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Stories Enhance Meaning of Easter and Passover


You don't have to be a zealot, or even particularly pious, to conclude that the commercialization of religious holidays has gotten out of hand. Take today for example. With a forest of chocolate bunnies, marshmallow chicks and brightly painted eggs competing for children's attention, it's going to be difficult to get many of them to sit still long enough to explain why today is among the most hallowed days on both the Christian and Jewish calendars. And if you can't get them to focus on the opening of the major league baseball season, good luck teaching them about Passover and Easter!

A visit to a neighborhood bookstore turned up a wealth of materials for parents seeking a more well-rounded explanation of the holidays.

Among the best was "The Exodus: Moses' Story From the Bible" (Tommy Nelson Inc., 95 pages; $12.99), which mixes a series of factual tidbits with insightful essays by Charles R. Swindoll to explain the events leading to the Jewish people's passage from slavery in ancient Egypt to freedom, a biblical story commemorated during the eight-day Jewish Passover celebration, which ends Thursday. Compiled by Bruce Bickel and Stan Jantz, the book is illustrated with drawings from the animated DreamWorks film "The Prince of Egypt."

For younger children, there's "Uncle Eli's Special-for-Kids, Most Fun Ever, Under-the-Table Passover Haggadah" (by Eliezer Lorne Segal, illustrations by Bonnie Gordon-Lucas, No Starch Press, 59 pages; $12.95). The irreverent tone of the book's rhymes were inspired by the likes of Dr. Seuss, which Segal acknowledges in a foreword.

"I tried to tell the story of the Passover Seder in the style of . . . beloved children's books," he writes, "in verse and with help from lots of zany characters and creatures." As a result, the holiday tradition suddenly becomes less intimidating and much more accessible to young readers. Plus the book closes with a seven-page glossary of important Passover-related terms.

Two of the better Easter primers--both aimed at grade-school readers--have been around a while, which isn't a problem since the Easter story hasn't changed much in 2,000 years.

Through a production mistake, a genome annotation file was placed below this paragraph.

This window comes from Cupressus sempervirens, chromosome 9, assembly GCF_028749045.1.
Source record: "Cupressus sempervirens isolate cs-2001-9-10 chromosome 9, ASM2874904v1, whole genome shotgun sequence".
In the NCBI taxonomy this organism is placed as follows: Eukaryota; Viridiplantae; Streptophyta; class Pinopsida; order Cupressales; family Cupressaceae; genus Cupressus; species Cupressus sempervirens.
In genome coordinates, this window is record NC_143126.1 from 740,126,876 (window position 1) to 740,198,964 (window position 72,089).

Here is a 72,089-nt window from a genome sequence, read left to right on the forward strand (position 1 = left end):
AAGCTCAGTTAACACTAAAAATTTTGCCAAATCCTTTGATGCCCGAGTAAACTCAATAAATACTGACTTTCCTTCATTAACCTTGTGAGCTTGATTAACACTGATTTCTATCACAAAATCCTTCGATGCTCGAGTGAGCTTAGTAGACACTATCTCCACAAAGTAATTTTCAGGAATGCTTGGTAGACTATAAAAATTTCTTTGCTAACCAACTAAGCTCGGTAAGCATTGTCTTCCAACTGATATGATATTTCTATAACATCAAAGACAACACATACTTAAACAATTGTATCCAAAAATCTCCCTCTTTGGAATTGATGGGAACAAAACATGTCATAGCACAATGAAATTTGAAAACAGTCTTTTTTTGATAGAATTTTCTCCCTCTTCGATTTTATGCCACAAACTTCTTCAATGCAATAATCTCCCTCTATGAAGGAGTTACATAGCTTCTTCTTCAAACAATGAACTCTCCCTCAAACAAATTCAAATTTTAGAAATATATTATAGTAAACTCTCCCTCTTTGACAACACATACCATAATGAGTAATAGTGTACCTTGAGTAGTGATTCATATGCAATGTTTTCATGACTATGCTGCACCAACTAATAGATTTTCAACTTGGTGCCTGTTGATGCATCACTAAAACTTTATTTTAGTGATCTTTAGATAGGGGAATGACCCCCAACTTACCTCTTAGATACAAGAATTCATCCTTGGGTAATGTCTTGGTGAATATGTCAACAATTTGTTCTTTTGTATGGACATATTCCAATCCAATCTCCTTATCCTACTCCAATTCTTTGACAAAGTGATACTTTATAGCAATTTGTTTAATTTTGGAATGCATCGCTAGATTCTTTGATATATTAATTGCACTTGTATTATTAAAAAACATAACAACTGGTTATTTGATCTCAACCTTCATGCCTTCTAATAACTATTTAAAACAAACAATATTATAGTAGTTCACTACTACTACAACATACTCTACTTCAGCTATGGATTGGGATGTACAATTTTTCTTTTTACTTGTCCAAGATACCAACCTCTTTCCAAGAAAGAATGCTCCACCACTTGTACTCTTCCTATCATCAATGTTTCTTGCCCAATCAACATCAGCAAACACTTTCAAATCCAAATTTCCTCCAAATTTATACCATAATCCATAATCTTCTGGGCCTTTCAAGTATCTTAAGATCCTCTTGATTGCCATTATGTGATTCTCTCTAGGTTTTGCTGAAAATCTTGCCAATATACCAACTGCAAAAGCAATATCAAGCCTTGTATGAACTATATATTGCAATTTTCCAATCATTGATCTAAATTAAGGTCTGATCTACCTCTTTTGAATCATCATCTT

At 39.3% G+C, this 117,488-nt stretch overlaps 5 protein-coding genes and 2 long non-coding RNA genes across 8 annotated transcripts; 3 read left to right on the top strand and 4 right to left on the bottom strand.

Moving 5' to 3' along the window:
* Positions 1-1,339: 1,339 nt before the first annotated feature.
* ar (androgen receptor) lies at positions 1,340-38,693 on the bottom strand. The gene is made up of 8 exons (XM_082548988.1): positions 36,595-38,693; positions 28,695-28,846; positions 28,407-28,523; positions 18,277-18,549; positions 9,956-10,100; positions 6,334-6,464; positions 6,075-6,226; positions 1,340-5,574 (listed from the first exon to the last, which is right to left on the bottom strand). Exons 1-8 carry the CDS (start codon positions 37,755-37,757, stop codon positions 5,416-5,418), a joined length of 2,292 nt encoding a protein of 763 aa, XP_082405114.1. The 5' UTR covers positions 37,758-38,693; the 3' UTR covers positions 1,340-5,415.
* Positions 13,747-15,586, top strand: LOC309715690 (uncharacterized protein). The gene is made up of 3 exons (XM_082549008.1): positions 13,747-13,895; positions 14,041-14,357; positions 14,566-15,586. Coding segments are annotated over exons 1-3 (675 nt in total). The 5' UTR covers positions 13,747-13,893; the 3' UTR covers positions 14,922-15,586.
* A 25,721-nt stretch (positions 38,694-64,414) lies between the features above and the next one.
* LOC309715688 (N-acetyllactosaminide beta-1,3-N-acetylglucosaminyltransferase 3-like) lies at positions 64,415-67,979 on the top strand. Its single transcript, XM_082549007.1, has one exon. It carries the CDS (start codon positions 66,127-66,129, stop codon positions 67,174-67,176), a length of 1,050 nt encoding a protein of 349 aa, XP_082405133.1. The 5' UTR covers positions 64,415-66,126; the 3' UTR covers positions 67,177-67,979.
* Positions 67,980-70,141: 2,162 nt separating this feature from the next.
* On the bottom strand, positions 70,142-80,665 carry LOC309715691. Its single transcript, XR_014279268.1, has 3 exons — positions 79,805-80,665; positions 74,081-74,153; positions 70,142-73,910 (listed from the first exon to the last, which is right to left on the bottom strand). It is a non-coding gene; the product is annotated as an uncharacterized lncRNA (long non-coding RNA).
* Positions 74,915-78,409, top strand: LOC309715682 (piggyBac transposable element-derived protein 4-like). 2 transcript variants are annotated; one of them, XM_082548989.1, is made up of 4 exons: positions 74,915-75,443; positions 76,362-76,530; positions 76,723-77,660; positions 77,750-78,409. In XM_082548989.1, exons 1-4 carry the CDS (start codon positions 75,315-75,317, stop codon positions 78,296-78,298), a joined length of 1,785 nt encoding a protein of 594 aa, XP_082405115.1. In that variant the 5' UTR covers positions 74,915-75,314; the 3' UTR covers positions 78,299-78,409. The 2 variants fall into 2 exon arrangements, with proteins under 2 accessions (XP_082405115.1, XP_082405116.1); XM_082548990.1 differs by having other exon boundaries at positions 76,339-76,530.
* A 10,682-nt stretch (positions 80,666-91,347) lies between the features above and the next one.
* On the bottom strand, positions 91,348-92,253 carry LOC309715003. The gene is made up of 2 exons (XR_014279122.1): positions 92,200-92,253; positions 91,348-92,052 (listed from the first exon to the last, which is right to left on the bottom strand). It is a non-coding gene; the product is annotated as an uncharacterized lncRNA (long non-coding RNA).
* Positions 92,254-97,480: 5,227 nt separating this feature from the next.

"A Child's Story of Easter" (by Etta Wilson, illustrated by Mary Ann Utt, Ideals Children's Books, 24 pages; $6.95) is a 2-year-old book that explains Easter in terms even the youngest child can understand.

Aileen Fisher's "The Story of Easter" (Harper Collins, 30 pages; $5.95) was first published as part of an anthology in 1968. Two years ago, Harper Collins revived the text and paired it with some original artwork by Stefano Vitale to create a colorful and accessible edition aimed at grade-school readers.

The scholarship is solid, the writing straightforward and informative, and the vocabulary remarkably simple. Fisher even manages to explain how painted eggs became an important part of Easter observances.

But no one knows where the Easter bunny came from, admits Fisher, who suggests it might have something to do with the fact that rabbits have long been a symbol of abundant life. Even so, my 2-year-old son burst into tears the first time he saw a 6-foot-tall bipedal rabbit posing for pictures in the mall.

Fortunately, the Easter bunny is a little less frightening in book form. In "There Really Is an Easter Bunny" (Simon Spotlight, 20 pages; $3.50), the gang from television's "The Busy World of Richard Scarry" prepare for Busytown's annual Easter egg hunt. There seems to be some doubt that the Easter bunny really exists, however, so Hilda Hippo steps forward to save the day.

The Easter bunny lurks in the background of "Max's Chocolate Chicken" (by Rosemary Wells, Dial Books for Young Readers, 22 pages; $8.99), which is probably just as well since he'd have a hard time drawing attention away from the irrepressible Max and his long-suffering sister, Ruby. In this story for preschoolers, a distracted Max is routed by Ruby in the family Easter egg hunt but winds up taking the prized chocolate chicken anyway.

Also for preschoolers is "Corduroy's Easter" (by B.G. Hennessy, pictures by Lisa McCue, Viking Children's Books, 14 pages; $11.99), a colorful lift-the-flap book featuring the popular teddy bear created by Don Freeman. The flaps become especially useful during Corduroy's Easter egg hunt at the end of the story.

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